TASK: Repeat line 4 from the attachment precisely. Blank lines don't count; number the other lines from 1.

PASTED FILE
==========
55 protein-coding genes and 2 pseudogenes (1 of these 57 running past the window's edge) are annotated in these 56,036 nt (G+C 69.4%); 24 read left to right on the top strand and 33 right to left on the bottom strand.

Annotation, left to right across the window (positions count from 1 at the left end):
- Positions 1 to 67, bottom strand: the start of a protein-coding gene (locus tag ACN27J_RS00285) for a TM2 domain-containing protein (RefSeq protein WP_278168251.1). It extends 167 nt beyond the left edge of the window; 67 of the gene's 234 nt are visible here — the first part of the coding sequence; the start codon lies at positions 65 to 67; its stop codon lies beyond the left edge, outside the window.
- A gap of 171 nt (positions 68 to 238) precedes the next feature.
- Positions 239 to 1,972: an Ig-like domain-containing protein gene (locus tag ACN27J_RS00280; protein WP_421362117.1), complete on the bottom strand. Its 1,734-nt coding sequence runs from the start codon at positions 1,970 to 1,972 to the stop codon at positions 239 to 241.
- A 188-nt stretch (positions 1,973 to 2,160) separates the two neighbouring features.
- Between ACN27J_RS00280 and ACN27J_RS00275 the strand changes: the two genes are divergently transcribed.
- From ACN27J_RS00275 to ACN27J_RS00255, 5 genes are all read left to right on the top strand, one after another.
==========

- A gap of 171 nt (positions 68 to 238) precedes the next feature.